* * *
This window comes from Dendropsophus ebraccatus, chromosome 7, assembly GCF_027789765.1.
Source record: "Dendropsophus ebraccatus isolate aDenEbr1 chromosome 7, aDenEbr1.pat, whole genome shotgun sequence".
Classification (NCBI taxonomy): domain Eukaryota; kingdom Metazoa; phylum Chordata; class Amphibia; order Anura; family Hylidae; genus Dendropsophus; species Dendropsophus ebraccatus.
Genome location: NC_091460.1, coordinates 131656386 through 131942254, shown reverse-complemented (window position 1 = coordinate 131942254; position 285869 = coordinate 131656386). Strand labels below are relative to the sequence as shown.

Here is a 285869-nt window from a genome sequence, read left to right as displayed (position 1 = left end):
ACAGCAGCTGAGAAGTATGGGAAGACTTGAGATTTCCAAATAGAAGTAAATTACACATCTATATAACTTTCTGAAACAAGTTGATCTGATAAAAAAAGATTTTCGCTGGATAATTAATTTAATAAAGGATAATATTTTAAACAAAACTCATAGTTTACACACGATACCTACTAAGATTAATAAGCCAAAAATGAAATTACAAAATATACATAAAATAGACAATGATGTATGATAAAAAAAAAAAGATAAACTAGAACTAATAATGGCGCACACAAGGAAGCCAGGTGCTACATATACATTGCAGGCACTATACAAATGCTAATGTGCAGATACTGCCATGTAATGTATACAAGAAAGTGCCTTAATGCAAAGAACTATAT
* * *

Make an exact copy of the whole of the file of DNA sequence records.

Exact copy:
This window comes from Dendropsophus ebraccatus, chromosome 7, assembly GCF_027789765.1.
Source record: "Dendropsophus ebraccatus isolate aDenEbr1 chromosome 7, aDenEbr1.pat, whole genome shotgun sequence".
Classification (NCBI taxonomy): domain Eukaryota; kingdom Metazoa; phylum Chordata; class Amphibia; order Anura; family Hylidae; genus Dendropsophus; species Dendropsophus ebraccatus.
Genome location: NC_091460.1, coordinates 131656386 through 131942254, shown reverse-complemented (window position 1 = coordinate 131942254; position 285869 = coordinate 131656386). Strand labels below are relative to the sequence as shown.

Here is a 285869-nt window from a genome sequence, read left to right as displayed (position 1 = left end):
ACAGCAGCTGAGAAGTATGGGAAGACTTGAGATTTCCAAATAGAAGTAAATTACACATCTATATAACTTTCTGAAACAAGTTGATCTGATAAAAAAAGATTTTCGCTGGATAATTAATTTAATAAAGGATAATATTTTAAACAAAACTCATAGTTTACACACGATACCTACTAAGATTAATAAGCCAAAAATGAAATTACAAAATATACATAAAATAGACAATGATGTATGATAAAAAAAAAAAGATAAACTAGAACTAATAATGGCGCACACAAGGAAGCCAGGTGCTACATATACATTGCAGGCACTATACAAATGCTAATGTGCAGATACTGCCATGTAATGTATACAAGAAAGTGCCTTAATGCAAAGAACTATAT